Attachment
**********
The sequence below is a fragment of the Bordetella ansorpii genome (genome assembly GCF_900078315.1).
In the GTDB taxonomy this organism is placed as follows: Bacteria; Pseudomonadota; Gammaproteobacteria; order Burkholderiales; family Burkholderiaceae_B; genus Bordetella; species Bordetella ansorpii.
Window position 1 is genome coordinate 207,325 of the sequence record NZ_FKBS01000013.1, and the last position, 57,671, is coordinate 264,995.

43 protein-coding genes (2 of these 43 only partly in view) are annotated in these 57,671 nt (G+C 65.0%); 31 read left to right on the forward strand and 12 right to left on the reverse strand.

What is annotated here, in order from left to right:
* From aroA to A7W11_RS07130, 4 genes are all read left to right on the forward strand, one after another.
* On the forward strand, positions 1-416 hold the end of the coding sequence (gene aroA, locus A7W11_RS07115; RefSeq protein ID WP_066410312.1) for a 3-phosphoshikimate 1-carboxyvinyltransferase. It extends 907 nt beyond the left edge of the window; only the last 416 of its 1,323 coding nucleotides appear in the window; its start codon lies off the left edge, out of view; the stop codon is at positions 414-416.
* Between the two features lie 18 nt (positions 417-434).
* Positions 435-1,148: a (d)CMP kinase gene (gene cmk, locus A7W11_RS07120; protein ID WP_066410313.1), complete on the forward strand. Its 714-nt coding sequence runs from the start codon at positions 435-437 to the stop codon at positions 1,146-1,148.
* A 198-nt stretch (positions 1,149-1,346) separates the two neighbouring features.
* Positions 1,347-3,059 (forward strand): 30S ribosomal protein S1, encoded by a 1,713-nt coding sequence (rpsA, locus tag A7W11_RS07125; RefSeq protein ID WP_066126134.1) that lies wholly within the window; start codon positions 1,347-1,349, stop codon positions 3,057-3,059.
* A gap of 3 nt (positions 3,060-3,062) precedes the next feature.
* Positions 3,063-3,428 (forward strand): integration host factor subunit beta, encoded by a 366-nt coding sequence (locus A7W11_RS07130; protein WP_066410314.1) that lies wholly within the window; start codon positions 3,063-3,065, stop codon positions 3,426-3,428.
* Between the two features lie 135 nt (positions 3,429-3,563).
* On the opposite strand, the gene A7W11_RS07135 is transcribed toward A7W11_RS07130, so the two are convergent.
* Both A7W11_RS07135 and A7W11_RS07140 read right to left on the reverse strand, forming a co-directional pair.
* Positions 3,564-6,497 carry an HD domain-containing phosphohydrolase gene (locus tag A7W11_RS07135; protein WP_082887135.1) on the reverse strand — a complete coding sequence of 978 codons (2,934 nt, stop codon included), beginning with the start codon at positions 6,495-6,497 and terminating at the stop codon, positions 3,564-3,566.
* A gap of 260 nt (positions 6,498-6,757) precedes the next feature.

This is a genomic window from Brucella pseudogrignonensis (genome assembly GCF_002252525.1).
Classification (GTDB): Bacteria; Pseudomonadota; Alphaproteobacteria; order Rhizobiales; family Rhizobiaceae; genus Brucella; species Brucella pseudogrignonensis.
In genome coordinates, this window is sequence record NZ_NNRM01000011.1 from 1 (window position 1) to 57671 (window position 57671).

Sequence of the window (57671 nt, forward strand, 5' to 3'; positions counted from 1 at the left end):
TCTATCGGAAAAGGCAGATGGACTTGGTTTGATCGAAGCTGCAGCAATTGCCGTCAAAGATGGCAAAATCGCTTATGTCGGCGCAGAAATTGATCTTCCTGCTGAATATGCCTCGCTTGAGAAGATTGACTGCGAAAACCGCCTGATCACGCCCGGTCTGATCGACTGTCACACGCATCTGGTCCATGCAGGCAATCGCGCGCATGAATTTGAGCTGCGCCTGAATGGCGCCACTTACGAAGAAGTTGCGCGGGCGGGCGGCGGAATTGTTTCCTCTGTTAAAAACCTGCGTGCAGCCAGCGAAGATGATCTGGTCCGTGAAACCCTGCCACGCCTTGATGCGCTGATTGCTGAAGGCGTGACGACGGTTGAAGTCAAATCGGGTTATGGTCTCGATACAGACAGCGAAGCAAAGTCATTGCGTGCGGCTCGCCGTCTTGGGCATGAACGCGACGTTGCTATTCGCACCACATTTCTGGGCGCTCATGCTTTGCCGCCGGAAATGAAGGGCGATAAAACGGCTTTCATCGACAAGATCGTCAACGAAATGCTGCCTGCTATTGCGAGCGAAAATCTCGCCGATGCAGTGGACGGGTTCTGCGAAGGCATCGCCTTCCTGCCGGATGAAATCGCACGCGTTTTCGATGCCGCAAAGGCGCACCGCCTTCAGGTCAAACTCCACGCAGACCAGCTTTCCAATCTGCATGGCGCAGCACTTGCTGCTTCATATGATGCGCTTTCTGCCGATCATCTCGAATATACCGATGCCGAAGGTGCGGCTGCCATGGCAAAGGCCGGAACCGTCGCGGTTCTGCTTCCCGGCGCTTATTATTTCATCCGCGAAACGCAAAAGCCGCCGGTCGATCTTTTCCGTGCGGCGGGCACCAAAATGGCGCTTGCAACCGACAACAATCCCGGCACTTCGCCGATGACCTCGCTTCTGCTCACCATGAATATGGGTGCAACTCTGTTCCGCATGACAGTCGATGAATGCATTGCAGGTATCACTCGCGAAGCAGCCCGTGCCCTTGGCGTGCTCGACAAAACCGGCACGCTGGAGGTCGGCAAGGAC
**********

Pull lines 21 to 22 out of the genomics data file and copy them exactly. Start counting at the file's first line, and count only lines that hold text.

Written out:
In genome coordinates, this window is sequence record NZ_NNRM01000011.1 from 1 (window position 1) to 57671 (window position 57671).

Sequence of the window (57671 nt, forward strand, 5' to 3'; positions counted from 1 at the left end):